Mexican police arrested for migrant massacre (Feb. 4, 2021)
Mexican authorities arrested a dozen Tamaulipas state police officers in relation to the massacre of 19 people, including several Central American migrants. Mexico's interior minister said the incident was part of a larger pattern of migrant abuse at the hands of government agents. (New York Times)
The victims were killed Jan. 22 in Camargo, close to the Texas border. The bodies were found in a pickup truck, so badly burned that they could not be identified. Thirteen of the victims appear to be Guatemalans who were on their way to the U.S. The 12 officers have been detained on homicide charges. It remains unclear why the police would kill the migrants, or if the Guatemalans were mistakenly targeted.
The massacre underscores not only the risks that migrants confront to enter the United States, but the destabilizing role that Mexico’s security forces sometimes play along the border, according to the Washington Post. The episode will once again face profound questions about the security forces’ role in violence and human rights abuses -- but also regarding U.S. pressure on Mexico to use its military and police to deter migration.
"Such killings form part of a larger picture of daily assaults on migrants in Mexico, enabled by a continuing climate of impunity for these crimes," said WOLA in a statement last week.
Mexico's government has stopped taking back Central American families “expelled” at the U.S. border under a Trump-era emergency health order related to the coronavirus. The shift, which has not been publicly disclosed, has prompted U.S. Customs and Border Protection to release more parents and children into the U.S. interior, reports the Washington Post. “Mexico is only accepting single adults now, not families or children,” said one U.S. official.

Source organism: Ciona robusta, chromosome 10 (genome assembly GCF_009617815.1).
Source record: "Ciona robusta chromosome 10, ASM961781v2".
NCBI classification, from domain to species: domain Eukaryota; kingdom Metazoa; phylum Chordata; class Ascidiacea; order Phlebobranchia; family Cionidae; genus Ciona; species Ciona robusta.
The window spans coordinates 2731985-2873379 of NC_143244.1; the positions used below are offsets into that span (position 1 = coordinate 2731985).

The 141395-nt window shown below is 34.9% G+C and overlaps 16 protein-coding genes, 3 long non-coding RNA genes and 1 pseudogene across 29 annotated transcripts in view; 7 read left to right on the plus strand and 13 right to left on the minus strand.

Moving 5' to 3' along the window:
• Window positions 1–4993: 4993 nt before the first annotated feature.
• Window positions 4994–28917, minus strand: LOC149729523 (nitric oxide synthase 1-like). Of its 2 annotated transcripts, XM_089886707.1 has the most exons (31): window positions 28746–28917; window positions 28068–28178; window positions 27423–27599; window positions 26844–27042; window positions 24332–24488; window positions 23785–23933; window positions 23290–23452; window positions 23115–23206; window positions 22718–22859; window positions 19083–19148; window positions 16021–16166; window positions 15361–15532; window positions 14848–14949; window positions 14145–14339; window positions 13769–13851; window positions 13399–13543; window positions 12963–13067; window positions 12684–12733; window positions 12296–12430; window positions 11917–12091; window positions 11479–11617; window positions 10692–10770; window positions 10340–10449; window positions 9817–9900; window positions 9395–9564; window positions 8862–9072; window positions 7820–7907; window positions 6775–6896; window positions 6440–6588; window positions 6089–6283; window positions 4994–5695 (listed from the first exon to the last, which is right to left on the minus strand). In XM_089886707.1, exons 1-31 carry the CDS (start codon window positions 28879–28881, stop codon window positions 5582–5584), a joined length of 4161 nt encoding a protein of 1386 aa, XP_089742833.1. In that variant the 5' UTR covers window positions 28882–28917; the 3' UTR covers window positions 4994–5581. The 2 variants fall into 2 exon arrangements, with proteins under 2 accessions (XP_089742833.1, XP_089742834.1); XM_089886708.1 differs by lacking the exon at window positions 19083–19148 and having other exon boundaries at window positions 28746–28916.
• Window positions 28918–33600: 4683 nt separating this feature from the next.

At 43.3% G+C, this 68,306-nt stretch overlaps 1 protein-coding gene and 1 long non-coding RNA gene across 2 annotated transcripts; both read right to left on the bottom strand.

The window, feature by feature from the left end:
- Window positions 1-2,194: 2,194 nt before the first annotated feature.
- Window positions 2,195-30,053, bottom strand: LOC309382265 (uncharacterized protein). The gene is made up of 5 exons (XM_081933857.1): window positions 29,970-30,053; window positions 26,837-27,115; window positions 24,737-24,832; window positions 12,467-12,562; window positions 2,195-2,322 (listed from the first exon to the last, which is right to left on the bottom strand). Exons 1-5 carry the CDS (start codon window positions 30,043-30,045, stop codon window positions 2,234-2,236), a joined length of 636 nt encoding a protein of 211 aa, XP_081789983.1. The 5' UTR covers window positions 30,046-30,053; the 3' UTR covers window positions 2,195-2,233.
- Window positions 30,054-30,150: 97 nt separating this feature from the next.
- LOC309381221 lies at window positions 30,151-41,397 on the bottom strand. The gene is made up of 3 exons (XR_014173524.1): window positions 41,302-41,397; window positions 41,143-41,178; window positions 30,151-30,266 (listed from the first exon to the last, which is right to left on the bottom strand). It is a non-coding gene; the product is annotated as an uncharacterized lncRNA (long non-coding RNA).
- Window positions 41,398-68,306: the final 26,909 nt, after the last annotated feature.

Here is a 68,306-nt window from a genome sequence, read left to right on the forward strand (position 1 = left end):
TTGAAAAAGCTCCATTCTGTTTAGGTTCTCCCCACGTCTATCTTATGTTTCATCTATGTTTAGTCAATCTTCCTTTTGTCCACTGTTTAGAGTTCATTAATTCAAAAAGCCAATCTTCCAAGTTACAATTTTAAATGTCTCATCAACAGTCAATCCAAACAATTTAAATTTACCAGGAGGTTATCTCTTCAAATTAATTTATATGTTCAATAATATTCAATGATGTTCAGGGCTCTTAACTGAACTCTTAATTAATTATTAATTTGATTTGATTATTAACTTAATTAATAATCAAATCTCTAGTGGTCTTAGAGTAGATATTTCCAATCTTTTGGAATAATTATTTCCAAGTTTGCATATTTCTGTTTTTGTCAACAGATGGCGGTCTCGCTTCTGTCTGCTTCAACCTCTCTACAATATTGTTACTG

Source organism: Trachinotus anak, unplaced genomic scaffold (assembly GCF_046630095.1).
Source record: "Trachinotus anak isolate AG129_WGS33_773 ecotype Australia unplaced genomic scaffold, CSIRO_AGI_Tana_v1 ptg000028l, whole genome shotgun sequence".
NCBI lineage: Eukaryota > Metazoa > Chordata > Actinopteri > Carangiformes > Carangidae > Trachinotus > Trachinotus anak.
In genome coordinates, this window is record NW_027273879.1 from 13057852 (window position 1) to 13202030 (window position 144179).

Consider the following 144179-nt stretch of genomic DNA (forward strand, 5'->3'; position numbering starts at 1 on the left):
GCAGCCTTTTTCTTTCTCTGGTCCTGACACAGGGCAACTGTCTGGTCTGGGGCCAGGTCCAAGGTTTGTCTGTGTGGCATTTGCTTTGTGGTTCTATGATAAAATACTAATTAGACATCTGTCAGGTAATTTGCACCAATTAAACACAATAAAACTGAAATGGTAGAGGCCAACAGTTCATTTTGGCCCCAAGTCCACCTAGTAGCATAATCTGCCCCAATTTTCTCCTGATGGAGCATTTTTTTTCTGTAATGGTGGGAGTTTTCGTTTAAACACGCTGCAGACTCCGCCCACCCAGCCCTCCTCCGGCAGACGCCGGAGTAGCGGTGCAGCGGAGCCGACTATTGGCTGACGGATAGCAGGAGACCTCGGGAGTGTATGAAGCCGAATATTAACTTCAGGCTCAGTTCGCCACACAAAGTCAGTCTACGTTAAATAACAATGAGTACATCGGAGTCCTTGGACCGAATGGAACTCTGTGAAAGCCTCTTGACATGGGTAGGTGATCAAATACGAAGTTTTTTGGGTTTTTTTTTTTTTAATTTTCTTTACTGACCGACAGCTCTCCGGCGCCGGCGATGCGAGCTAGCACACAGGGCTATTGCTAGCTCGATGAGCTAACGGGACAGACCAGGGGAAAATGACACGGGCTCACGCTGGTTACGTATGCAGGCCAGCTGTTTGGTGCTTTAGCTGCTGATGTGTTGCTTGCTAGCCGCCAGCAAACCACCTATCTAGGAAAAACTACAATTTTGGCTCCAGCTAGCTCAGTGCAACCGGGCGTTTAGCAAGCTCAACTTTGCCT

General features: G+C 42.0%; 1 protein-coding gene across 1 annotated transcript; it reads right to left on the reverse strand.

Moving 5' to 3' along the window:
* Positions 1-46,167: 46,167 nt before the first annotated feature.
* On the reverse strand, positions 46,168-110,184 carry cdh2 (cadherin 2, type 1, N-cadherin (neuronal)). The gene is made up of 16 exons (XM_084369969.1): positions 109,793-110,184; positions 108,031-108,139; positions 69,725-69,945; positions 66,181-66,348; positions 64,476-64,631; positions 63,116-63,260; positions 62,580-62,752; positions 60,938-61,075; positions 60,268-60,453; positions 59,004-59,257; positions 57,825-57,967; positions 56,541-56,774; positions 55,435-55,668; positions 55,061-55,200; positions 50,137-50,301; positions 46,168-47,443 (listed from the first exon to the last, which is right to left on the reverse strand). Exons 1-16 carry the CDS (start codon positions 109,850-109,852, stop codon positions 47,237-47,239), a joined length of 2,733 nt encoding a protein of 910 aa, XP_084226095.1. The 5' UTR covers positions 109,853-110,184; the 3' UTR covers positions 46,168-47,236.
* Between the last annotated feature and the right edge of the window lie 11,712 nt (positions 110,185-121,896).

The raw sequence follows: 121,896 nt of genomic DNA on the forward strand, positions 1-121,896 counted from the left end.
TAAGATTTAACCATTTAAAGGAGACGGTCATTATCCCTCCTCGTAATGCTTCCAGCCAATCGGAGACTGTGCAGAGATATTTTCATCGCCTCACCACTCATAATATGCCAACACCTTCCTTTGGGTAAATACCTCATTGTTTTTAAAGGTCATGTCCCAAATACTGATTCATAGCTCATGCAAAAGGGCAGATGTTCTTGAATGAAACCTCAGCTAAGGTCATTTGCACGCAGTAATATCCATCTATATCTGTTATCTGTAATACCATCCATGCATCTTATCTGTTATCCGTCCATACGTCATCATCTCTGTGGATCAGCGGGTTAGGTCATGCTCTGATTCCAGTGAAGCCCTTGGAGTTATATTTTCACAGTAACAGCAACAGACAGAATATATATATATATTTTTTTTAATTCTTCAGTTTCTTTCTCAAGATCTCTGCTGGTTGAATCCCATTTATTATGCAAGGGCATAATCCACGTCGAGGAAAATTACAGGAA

Hundreds of U.S.-bound migrants are stranded on a beach as the border between Colombia and Panama remains closed, reports Vice. Some estimates say there are 1,200 migrants, waiting to cross the Darien Gap. Most are Haitian citizens and others come from Cuba, Burkina Faso, Senegal, Congo, Guinea, Somalia, and Yemen.
El Faro reconstructs what is known so far of the shooting attack that killed two FMLN party sympathizers last weekend, an episode of violence that has shaken the country ahead of elections to be held later this month. It is not clear how one of the attackers was wounded, but the attorney general's office ordered the release of FMLN activists who were part of the attacked group, having found no evidence they were responsible. The attackers were employees of the Ministry of Health and investigators found traces of heroin in the car used in the attack. (See Monday's post.)
Haiti's government has unveiled multiple proposed changes to overhaul the country’s Constitution. Public meetings are scheduled to be held across Haiti for the next three weeks, ahead of the April 25 constitutional referendum, which would be the first one held in more than 30 years, reports the Associated Press. (See yesterday's post.)
Colombia will boost military operations against the criminal groups responsible for assassinating human rights activists, announced President Iván Duque yesterday. The government will also end more judges to remote areas where social leaders have been major targets of violence in recent years, reports Reuters. Local organization of civil society Indepaz reported 310 such killings for 2020.